Despite jeremiads decrying the moral decline of America, I remain both optimistic and hopeful about the health of our society.
In the 20th century, Americans made very significant progress toward realizing our ideal of equality of all persons under the law.
In 1920, the 19th amendment to the U.S. Constitution gave women the right to vote. Dr. Martin Luther King Jr.’s moral leadership of the civil rights movement in the 1960s led to the enactment of the Voting Rights Act of 1965.
Racism and sexism still infect our culture, but today one rarely hears these attitudes expressed publically, or to an approving audience.
To appreciate the progress toward a just society we have made during the last five decades, we need only to see one of the fine films that testify to our history—the biographical film “42” revealed conditions when Jackie Robinson broke the color barrier in previously segregated professional sports.
“The Butler” and “The Help” each gave us pictures of what life was like for African-Americans prior to the civil rights movement.
“Mississippi Burning” portrayed the violence that attended the early days of that movement, and “To Kill a Mockingbird” showed how justice was seemingly unattainable in our courts when racial intolerance was the norm in areas of our nation.
I attended a Christian college in the South during my undergraduate years, a school where African-Americans were not allowed to enroll and were not welcome at the worship services at the church that served the college.
I thought that to be un-Christian then, as I do now, but a few years ago my wife and I returned to that campus for a Homecoming reunion of her class.
We saw many African-Americans on campus, performing in a musical comedy production, playing on the football team and cheerleading.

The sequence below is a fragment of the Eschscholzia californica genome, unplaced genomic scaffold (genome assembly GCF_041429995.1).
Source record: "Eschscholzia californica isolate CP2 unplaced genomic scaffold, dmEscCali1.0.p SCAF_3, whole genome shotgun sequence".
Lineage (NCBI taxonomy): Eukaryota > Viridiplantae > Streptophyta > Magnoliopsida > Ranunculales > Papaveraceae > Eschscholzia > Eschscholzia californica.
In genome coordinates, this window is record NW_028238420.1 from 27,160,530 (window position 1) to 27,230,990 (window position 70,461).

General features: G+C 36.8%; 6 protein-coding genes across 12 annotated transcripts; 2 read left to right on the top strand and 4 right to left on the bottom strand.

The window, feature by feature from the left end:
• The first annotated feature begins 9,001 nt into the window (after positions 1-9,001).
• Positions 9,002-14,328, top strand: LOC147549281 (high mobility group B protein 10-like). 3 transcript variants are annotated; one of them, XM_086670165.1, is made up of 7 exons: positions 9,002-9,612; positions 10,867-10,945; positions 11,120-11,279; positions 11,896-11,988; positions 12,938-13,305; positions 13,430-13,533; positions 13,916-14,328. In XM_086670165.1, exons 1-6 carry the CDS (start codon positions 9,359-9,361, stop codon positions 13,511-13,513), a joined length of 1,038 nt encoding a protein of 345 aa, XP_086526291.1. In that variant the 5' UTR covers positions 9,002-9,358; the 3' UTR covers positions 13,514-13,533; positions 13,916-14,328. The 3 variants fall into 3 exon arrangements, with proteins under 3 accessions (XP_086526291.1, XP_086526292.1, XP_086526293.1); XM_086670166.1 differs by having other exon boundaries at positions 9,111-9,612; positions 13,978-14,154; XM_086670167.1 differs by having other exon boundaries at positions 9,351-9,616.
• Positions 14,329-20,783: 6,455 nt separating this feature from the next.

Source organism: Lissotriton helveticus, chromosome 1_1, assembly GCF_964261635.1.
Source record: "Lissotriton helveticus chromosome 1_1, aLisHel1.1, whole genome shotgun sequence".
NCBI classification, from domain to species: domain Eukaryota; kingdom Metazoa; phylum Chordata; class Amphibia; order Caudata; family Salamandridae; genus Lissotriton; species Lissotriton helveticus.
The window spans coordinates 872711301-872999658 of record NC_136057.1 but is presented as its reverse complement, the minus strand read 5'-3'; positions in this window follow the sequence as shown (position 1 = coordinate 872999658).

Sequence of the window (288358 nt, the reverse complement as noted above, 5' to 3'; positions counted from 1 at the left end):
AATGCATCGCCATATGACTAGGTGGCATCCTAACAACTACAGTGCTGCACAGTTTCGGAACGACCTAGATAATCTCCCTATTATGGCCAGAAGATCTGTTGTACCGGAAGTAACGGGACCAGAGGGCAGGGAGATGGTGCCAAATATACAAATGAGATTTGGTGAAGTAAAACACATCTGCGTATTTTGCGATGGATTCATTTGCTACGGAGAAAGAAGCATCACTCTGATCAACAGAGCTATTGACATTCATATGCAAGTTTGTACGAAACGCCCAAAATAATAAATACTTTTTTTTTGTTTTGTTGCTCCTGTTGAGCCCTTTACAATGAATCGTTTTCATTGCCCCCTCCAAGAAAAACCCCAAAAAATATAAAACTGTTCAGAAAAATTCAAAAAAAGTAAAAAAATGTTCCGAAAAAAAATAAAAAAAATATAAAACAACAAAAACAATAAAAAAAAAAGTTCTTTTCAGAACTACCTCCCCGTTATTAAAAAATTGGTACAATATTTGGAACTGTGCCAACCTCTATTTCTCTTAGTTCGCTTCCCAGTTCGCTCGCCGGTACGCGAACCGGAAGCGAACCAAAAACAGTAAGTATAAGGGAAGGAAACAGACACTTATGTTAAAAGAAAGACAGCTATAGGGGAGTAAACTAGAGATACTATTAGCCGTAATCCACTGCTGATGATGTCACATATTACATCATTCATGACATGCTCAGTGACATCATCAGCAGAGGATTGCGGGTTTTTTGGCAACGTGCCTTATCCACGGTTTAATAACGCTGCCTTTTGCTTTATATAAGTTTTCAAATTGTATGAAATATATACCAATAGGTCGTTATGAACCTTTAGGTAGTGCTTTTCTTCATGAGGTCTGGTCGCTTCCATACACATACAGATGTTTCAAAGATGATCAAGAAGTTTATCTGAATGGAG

That represents social progress that accords with the Christian view of human rights and dignity, and I thank God for that.
In many other areas we have a tradition of freedom that we must not take for granted.
The right to free speech, freedom of the press from government censorship, freedom to worship according to our faith and freedom from unjust imprisonment form the foundation for the health of our society.
Awareness of other cultures’ limitations, which can be obtained most surely by living in one of them for an extended period, can stimulate fresh appreciation for the way our society deals with its citizens.
In many cultures, bribery and corruption are accepted ways of doing business.
Some cultures still demand arranged marriages, many have severe restrictions on the rights of women and many have politically and religiously biased justice systems.
I am proud of America and the progress we have made toward social justice.
I applaud that women can now become CEOs of major corporations, that African-Americans can aspire to high political office and that cultural diversity can be welcomed as enriching our society.
How should we remember America daily? I suggest by praying for our nation’s continuing progress toward its ideals. Pray for President Obama, for our congressmen, our governor and our mayor; become aware of and pray for the needs of other nations; and give thanks to God for the rights and freedoms available to us in our nation.